Processes to manufacture silicone rubber products must maximize efficiency while maintaining high quality products. There are different processes that can meet the needs of the fabricant. Here, injection molding and transfer molding are compared, and their advantages and disadvantages are presented.
Silicone Rubber Injection Molding
Injection molding is a process to produce high volumes of parts. In contrast to thermoplastics, silicone injection molding requires special treatments; an intensive distributive mixing must be done and a low temperature must be maintained in the plastification unit, while high temperatures are needed in the mold to promote vulcanization.
Transfer molding is a process similar to injection molding; in fact, in literature, it is considered a simplified injection molding. A pre-measured amount of unvulcanized silicone rubber is preheated and loaded in a chamber located at the top of the mold, called the pot. The material in the pot can be used in one or several cycles. A piston forces the silicone to flow and transfers it into the pre-heated mold through a channel called the sprue. The mold has the shape of the product, called the cavity, where the silicone rubber is vulcanized.
Which Is Better For Your Product?
To determine which process is better to generate certain products, several factors should be taken into account. As is mentioned above, both processes are similar and inserts (metal, fibers, ceramic) can be placed in the cavity before the polymer is injected/transferred to produce the parts. The differences begin with the machinery used: in contrast to an injection molding machine, a press applies the pressure to the piston in transfer molding. A press is cheaper than an injection molding machine, so the initial investment for transfer molding is lower. Even though both processes can produce products with complex geometries, the cost of the mold for transfer molding is lower because it does not require more complex systems that are used in injection molding (a complex expulsion system, for example). For this reason, the maintenance costs are also lower.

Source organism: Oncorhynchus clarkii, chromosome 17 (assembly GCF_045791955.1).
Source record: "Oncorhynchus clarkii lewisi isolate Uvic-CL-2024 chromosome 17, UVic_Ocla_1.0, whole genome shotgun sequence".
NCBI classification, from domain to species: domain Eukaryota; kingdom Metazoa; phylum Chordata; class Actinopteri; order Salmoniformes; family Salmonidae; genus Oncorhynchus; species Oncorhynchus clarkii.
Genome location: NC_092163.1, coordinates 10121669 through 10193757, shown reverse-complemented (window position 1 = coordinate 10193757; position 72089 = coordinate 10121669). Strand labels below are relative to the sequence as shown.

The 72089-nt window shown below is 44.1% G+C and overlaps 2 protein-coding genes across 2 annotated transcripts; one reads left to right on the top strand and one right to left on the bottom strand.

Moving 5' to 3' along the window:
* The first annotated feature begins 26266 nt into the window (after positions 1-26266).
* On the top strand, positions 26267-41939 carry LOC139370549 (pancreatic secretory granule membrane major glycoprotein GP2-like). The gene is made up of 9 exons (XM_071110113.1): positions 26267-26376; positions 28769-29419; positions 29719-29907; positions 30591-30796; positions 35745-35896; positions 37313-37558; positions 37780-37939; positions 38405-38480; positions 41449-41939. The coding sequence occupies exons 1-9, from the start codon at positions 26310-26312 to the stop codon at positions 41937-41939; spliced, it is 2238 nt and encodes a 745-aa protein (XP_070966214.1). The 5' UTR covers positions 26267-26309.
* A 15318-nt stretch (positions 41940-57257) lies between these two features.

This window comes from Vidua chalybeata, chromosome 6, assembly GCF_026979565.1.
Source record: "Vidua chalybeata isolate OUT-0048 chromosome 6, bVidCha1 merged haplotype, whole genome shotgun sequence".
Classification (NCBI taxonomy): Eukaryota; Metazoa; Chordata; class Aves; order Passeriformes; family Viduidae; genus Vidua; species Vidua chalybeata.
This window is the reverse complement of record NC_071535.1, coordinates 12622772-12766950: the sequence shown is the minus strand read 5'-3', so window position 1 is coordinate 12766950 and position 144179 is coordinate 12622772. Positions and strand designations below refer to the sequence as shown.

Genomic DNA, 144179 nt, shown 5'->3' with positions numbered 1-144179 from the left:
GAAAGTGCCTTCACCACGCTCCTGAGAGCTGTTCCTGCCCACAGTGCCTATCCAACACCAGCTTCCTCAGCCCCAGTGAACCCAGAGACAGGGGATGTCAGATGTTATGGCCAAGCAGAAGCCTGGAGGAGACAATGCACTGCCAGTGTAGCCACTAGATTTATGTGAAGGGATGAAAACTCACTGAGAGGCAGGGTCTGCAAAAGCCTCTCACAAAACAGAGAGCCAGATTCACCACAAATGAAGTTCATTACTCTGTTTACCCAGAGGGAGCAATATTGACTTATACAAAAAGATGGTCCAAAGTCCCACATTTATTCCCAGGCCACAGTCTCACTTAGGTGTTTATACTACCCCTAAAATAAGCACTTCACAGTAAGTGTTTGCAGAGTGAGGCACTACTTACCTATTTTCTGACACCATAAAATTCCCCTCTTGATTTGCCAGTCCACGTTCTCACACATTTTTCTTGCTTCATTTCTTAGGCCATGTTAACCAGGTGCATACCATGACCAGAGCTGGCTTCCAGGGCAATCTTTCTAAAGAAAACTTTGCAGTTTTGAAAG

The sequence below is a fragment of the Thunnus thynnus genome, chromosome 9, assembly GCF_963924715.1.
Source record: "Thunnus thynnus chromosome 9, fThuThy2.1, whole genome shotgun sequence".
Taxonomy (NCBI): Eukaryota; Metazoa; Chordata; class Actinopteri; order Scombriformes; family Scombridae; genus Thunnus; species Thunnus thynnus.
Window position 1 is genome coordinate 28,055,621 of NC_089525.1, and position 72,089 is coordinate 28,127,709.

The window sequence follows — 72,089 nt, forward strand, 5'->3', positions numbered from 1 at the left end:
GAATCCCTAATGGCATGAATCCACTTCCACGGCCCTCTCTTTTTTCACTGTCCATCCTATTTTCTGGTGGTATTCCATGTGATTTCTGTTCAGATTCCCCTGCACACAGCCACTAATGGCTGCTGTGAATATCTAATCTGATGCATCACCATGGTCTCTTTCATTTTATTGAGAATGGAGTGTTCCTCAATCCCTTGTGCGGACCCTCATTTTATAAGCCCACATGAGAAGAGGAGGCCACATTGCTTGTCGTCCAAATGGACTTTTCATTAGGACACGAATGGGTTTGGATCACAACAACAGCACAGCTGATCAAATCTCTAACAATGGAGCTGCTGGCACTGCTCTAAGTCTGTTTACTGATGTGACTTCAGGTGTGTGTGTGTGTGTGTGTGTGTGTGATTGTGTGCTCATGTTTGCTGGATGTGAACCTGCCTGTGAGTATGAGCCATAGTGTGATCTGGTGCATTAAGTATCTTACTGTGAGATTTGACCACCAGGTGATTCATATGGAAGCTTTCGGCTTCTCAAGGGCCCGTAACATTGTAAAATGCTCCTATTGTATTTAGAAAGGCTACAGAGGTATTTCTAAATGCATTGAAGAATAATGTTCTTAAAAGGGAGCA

In addition, the cavitation of the molds used in both transfer molding and in injection molding are limited by the capacity of the press or injection molding machine, respectively. Typically, injection molding machines are able to accommodate more cavities. Having more cavities brings advantages in costs because it helps to decrease the unit price and also improves the efficiency of the process. One of the biggest disadvantages of transfer molding in comparison to injection molding is the preparation of raw material. With injection molding, the machine mixes and prepares the material to manufacture the product immediately; in transfer molding, it is necessary to prepare the material before placing it in the pot. This increases the time of the processing (cycle) and, consequently, the production costs. Both processes allow tight tolerances, but transfer molding has more waste than injection molding because the sprue is wider and also has air holes and overflow grooves which are not present in an injection mold.
These wastes are removed using additional processes (trimming, cryogenic, tumbling and precision grinding). The optimal volume of production for both processes is almost the same, but for transfer molding it is better for small and medium part sizes because the pressures obtained by the press are lower than with an injection molding machine.
All the information can be summarized as follows:
— disadvantage, + advantage
In conclusion, both injection and transfer molding can produce high quality products in similar fashions. However, injection molding is better suited for consistency in parts requiring precise intricacies, while transfer molding specializes in simpler molds with a faster tool build.